Ann Arbor, Michigan
Ann Arbor is a great place to live and raise your family. It has multiple parks and environments like the Nichols Arboretum where you can spend time with friends and family. The city is also quite walkable, thanks to areas like State and Main Street. You’ll also get to enjoy its thriving food and restaurant scene. These features and more make Ann Arbor a place likely to offer you a balanced work-life.
Fastest Growing Cities
A city's growth will always be a double-edged sword. Growth can come with some negative effects, like increasing rental prices. On the flip side, growth encourages the development of better health, educational, and cultural resources. Homeowners also get to watch their homes rise in value.
As for software engineers, moving to growing areas will give you the first-mover advantage. You can take advantage of tech opportunities as they appear long before the location becomes saturated.
Some of the fastest-growing US tech hubs include:
While Pittsburgh has a long history as a hub for mining steel and iron, it has been pivoting towards tech. It initially moved towards becoming a tech hub when Google opened an office in the city back in 2006.
Today, the city has offices for some of the biggest tech companies like Amazon, Uber, Facebook, Microsoft, Zoom, and DuoLingo. It has also established itself as a hub for clean technology startups, with businesses like RoadRunner and CleanRobotics having offices here.
Between 2021 and 2022, the Pittsburgh tech community grew by 7.5%.
Atlanta is growing fast as a tech hub thanks to its proximity to the University of Georgia and Georgia Tech, which helps provide ready tech talent to tech companies. This is one reason why companies like Apple, Microsoft, Google, and Visa have set up offices in the city.
Most importantly, Atlanta has positioned itself as a launchpad for startups, thanks to startup incubators like Atlanta Tech Park, Atlanta Tech Village, and Propel. The city has seen a 15% growth in tech jobs in the last half-decade.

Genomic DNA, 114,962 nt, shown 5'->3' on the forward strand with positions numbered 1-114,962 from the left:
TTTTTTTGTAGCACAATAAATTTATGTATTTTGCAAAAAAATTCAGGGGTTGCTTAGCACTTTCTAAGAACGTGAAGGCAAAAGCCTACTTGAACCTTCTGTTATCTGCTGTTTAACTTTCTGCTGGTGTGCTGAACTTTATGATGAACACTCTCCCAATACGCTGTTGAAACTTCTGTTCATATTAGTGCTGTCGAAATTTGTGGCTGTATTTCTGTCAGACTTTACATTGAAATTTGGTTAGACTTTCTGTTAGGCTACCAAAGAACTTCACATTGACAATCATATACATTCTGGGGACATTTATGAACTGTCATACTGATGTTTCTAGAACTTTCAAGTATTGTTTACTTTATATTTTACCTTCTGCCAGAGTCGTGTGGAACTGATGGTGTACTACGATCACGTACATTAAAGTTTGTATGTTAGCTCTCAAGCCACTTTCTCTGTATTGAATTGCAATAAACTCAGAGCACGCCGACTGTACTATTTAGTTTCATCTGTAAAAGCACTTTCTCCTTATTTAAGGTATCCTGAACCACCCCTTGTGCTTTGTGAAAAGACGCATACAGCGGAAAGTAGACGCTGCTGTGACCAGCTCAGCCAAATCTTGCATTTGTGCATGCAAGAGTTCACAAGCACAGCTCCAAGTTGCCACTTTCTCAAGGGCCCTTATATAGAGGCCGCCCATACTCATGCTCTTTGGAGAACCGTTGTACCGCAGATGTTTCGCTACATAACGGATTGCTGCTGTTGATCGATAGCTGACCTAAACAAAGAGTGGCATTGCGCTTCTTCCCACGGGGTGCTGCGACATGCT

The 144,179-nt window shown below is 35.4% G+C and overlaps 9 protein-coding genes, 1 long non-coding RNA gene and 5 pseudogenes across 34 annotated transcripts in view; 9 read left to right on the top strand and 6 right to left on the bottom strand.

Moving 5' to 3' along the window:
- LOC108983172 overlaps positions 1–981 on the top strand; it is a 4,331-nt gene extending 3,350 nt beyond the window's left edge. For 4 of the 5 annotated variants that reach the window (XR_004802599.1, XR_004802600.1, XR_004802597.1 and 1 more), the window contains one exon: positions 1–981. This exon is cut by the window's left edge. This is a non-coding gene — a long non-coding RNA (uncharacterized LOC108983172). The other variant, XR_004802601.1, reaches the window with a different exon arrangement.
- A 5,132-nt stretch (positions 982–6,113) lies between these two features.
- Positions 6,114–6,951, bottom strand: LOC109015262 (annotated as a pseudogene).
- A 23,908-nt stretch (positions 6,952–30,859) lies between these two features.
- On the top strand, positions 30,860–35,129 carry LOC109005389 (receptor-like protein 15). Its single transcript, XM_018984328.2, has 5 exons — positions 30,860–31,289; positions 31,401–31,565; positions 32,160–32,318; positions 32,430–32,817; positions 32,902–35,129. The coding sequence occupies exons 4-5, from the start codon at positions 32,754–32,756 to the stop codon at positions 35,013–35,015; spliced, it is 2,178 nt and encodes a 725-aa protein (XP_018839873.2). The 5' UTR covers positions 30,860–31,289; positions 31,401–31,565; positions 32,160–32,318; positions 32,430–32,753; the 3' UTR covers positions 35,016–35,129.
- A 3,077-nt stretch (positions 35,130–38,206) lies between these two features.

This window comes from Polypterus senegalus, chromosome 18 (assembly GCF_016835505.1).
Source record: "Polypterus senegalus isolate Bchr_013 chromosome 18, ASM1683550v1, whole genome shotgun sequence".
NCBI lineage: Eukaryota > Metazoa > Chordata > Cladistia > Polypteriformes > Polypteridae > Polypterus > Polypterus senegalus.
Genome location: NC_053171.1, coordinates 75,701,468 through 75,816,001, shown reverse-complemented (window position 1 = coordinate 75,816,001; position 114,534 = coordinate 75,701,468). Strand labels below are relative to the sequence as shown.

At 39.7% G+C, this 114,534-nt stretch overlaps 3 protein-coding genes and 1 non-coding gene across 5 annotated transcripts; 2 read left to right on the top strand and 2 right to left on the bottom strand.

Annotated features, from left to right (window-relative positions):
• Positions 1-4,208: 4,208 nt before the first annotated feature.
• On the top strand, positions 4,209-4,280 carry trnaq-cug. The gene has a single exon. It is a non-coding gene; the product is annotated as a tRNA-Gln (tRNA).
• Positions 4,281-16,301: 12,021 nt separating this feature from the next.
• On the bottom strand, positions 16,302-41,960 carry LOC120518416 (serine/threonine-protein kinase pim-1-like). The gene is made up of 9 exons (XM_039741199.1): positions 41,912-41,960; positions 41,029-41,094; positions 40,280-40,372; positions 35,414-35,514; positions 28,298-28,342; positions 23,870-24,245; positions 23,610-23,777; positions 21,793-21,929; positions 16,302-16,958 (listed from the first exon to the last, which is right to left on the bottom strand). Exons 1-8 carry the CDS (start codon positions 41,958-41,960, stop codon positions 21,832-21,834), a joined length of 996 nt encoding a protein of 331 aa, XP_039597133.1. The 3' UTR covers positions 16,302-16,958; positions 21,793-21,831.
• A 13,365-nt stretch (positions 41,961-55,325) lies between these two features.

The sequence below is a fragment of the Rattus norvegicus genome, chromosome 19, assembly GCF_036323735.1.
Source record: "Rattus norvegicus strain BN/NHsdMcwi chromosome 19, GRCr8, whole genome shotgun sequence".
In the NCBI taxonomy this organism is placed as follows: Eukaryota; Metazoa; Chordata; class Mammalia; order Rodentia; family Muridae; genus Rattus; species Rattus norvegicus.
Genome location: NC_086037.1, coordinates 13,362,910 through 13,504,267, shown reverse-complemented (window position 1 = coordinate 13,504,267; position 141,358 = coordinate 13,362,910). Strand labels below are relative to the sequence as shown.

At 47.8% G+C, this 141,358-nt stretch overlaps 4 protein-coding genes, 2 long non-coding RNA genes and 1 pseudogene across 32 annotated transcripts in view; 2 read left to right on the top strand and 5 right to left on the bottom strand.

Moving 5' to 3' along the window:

Since Amazon moved its headquarters to Seattle, the city has grown significantly. It's also the headquarters of Microsoft and hosts satellite offices for Meta and Alphabet. Seattle is partly growing at this rate due to the influx of people moving from Silicon Valley as housing is more affordable.
Raleigh-Durham, North Carolina
Both Raleigh and Durham are part of North Carolina’s Research Triangle, an area that’s surrounded by three Tier-1 research universities (Duke, North Carolina State University, and the University of North Carolina). The Triangle hosts multiple tech companies like IBM, Google, and Microsoft. It’s also home to a growing number of startups, with a number of startups choosing to establish their operations in Durham’s Tobacco Campus.
Besides the existence of an already strong tech scene, The Triangle continues to grow fast due to Apple’s plan to establish a campus in the area.
Different cities will be attractive to different software engineers. While some engineers want a city with multiple outdoor spaces, others may prefer living in dense and busy tech centers. Before making a decision, consider what you value most when choosing a city to live in, like the primary industry, the cost of living, and networking opportunities.